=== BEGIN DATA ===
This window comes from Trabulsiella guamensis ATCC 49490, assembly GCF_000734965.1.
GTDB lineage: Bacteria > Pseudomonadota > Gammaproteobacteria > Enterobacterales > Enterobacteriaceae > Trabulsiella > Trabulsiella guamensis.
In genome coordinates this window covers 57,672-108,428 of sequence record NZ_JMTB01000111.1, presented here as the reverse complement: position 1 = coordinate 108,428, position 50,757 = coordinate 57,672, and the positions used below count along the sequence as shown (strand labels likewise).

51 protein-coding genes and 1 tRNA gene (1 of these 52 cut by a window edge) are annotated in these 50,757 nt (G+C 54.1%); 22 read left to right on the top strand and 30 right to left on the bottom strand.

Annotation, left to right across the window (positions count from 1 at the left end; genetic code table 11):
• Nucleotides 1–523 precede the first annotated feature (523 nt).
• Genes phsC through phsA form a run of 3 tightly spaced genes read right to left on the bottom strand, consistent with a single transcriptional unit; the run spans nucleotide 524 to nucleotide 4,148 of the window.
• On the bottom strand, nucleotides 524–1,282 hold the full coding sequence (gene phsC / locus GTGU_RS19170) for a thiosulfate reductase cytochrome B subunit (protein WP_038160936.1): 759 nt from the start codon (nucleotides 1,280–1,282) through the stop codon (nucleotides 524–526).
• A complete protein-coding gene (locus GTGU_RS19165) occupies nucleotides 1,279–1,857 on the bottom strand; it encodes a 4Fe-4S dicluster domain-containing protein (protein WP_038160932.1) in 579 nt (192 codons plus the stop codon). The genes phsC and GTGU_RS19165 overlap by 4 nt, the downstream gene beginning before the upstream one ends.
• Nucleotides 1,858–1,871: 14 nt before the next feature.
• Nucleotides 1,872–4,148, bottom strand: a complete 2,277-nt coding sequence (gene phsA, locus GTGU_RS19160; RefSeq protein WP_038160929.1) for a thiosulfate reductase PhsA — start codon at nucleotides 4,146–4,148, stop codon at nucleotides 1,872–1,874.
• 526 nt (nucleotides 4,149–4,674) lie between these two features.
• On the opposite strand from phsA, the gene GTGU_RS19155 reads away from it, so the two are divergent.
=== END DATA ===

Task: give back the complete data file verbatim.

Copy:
This window comes from Trabulsiella guamensis ATCC 49490, assembly GCF_000734965.1.
GTDB lineage: Bacteria > Pseudomonadota > Gammaproteobacteria > Enterobacterales > Enterobacteriaceae > Trabulsiella > Trabulsiella guamensis.
In genome coordinates this window covers 57,672-108,428 of sequence record NZ_JMTB01000111.1, presented here as the reverse complement: position 1 = coordinate 108,428, position 50,757 = coordinate 57,672, and the positions used below count along the sequence as shown (strand labels likewise).

51 protein-coding genes and 1 tRNA gene (1 of these 52 cut by a window edge) are annotated in these 50,757 nt (G+C 54.1%); 22 read left to right on the top strand and 30 right to left on the bottom strand.

Annotation, left to right across the window (positions count from 1 at the left end; genetic code table 11):
• Nucleotides 1–523 precede the first annotated feature (523 nt).
• Genes phsC through phsA form a run of 3 tightly spaced genes read right to left on the bottom strand, consistent with a single transcriptional unit; the run spans nucleotide 524 to nucleotide 4,148 of the window.
• On the bottom strand, nucleotides 524–1,282 hold the full coding sequence (gene phsC / locus GTGU_RS19170) for a thiosulfate reductase cytochrome B subunit (protein WP_038160936.1): 759 nt from the start codon (nucleotides 1,280–1,282) through the stop codon (nucleotides 524–526).
• A complete protein-coding gene (locus GTGU_RS19165) occupies nucleotides 1,279–1,857 on the bottom strand; it encodes a 4Fe-4S dicluster domain-containing protein (protein WP_038160932.1) in 579 nt (192 codons plus the stop codon). The genes phsC and GTGU_RS19165 overlap by 4 nt, the downstream gene beginning before the upstream one ends.
• Nucleotides 1,858–1,871: 14 nt before the next feature.
• Nucleotides 1,872–4,148, bottom strand: a complete 2,277-nt coding sequence (gene phsA, locus GTGU_RS19160; RefSeq protein WP_038160929.1) for a thiosulfate reductase PhsA — start codon at nucleotides 4,146–4,148, stop codon at nucleotides 1,872–1,874.
• 526 nt (nucleotides 4,149–4,674) lie between these two features.
• On the opposite strand from phsA, the gene GTGU_RS19155 reads away from it, so the two are divergent.